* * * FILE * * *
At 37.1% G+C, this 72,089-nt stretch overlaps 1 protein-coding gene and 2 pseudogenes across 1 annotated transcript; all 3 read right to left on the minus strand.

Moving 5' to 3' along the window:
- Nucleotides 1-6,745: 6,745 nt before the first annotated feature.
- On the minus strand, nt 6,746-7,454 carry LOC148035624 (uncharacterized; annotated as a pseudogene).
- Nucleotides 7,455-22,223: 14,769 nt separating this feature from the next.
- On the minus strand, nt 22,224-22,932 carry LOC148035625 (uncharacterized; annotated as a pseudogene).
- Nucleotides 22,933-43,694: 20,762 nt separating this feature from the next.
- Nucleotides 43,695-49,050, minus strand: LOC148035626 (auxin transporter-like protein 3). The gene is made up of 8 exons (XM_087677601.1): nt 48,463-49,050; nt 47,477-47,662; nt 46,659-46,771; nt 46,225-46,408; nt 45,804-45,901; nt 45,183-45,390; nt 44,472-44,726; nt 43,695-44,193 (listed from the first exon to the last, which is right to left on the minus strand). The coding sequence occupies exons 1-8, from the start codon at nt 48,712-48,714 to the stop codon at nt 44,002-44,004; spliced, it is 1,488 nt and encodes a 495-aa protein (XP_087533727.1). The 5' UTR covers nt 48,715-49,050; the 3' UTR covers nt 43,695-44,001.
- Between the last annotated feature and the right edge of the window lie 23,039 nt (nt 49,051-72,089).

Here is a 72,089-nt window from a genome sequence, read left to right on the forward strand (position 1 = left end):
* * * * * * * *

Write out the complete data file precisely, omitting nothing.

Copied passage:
At 37.1% G+C, this 72,089-nt stretch overlaps 1 protein-coding gene and 2 pseudogenes across 1 annotated transcript; all 3 read right to left on the minus strand.

Moving 5' to 3' along the window:
- Nucleotides 1-6,745: 6,745 nt before the first annotated feature.
- On the minus strand, nt 6,746-7,454 carry LOC148035624 (uncharacterized; annotated as a pseudogene).
- Nucleotides 7,455-22,223: 14,769 nt separating this feature from the next.
- On the minus strand, nt 22,224-22,932 carry LOC148035625 (uncharacterized; annotated as a pseudogene).
- Nucleotides 22,933-43,694: 20,762 nt separating this feature from the next.
- Nucleotides 43,695-49,050, minus strand: LOC148035626 (auxin transporter-like protein 3). The gene is made up of 8 exons (XM_087677601.1): nt 48,463-49,050; nt 47,477-47,662; nt 46,659-46,771; nt 46,225-46,408; nt 45,804-45,901; nt 45,183-45,390; nt 44,472-44,726; nt 43,695-44,193 (listed from the first exon to the last, which is right to left on the minus strand). The coding sequence occupies exons 1-8, from the start codon at nt 48,712-48,714 to the stop codon at nt 44,002-44,004; spliced, it is 1,488 nt and encodes a 495-aa protein (XP_087533727.1). The 5' UTR covers nt 48,715-49,050; the 3' UTR covers nt 43,695-44,001.
- Between the last annotated feature and the right edge of the window lie 23,039 nt (nt 49,051-72,089).

Here is a 72,089-nt window from a genome sequence, read left to right on the forward strand (position 1 = left end):